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From |
Alan Acock <acock@mac.com> |

To |
statalist@hsphsun2.harvard.edu |

Subject |
st: A correlation matrix after multiple imputation |

Date |
Fri, 23 Jul 2010 11:24:11 -0700 |

Some journals request a correlation matrix and vector of standard deviations. The American Psychological Association stresses this in their journals. When doing multiple imputations, I'm unclear how to proceed. 1. If I have 20 imputed datasets, I could calculate the correlations on the entire n*20 observations, but this would not be how the regressions parameters were estimated and would not be consistent with them. 2. Using a program such as Mplus I could generate a "population" dataset consistent with the final solution and calculate the correlation matrix on that. I suppose I could do tests of significance on these values (APA likes these to be reported) using some N value. I'm not clear if this would be justified. 3. Is there an easy way to obtain the 20 correlation matrices, one for each of the 20 imputed datasets and then somehow pulling these? 4. I've seen manuscripts where people say here is the correlation matrix (casewise) before the multiple imputation, but this seems to be inconsistent with the entire logic of doing multiple imputation. Any other ideas would be appreciated. --Alan Acock * * For searches and help try: * http://www.stata.com/help.cgi?search * http://www.stata.com/support/statalist/faq * http://www.ats.ucla.edu/stat/stata/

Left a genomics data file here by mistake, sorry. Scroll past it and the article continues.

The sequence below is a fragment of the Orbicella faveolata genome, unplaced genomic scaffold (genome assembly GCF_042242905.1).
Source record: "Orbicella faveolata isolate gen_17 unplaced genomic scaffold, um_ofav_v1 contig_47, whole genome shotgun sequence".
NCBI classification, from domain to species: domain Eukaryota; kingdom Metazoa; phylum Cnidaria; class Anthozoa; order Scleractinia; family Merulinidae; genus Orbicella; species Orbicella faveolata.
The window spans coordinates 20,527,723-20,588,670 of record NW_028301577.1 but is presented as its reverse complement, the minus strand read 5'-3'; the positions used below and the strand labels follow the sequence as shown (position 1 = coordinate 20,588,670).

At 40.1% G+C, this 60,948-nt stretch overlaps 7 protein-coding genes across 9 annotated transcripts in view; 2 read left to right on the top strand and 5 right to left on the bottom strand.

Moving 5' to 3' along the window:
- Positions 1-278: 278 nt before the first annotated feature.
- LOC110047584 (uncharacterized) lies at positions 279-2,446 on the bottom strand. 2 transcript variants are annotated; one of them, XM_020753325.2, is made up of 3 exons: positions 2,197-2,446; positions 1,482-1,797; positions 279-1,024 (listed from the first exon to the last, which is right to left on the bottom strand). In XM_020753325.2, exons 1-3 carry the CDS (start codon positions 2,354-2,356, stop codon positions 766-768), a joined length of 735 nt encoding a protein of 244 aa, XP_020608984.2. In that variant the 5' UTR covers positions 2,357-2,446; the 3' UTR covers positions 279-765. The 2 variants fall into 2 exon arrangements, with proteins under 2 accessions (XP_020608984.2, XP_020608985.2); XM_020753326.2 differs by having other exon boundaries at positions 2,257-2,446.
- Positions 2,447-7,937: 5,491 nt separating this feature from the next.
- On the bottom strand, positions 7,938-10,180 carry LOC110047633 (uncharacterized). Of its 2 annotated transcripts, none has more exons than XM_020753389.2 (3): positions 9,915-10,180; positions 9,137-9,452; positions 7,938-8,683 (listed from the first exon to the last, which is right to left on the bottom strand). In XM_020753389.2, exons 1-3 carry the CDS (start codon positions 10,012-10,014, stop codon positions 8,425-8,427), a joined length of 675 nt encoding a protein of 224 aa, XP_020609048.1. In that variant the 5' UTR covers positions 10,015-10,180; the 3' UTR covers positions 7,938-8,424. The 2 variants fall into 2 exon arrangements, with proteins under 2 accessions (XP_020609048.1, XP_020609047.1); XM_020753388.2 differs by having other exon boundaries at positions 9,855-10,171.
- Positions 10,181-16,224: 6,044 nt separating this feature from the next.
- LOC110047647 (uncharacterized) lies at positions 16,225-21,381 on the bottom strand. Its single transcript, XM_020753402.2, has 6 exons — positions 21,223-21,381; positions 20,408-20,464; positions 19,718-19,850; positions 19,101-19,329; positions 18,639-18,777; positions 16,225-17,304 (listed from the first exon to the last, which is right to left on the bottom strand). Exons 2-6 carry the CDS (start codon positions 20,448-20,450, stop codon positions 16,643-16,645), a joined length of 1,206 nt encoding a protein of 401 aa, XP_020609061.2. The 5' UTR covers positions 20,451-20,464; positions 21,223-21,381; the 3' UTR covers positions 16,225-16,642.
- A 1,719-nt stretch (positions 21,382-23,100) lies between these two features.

**Follow-Ups**:**Re: st: A correlation matrix after multiple imputation***From:*Richard Williams <richardwilliams.ndu@gmail.com>

**References**:**st: random effects estimation using gllapred***From:*"Eberth, Jan Marie" <Jan.M.Eberth@uth.tmc.edu>

**Re: st: random effects estimation using gllapred***From:*Stas Kolenikov <skolenik@gmail.com>

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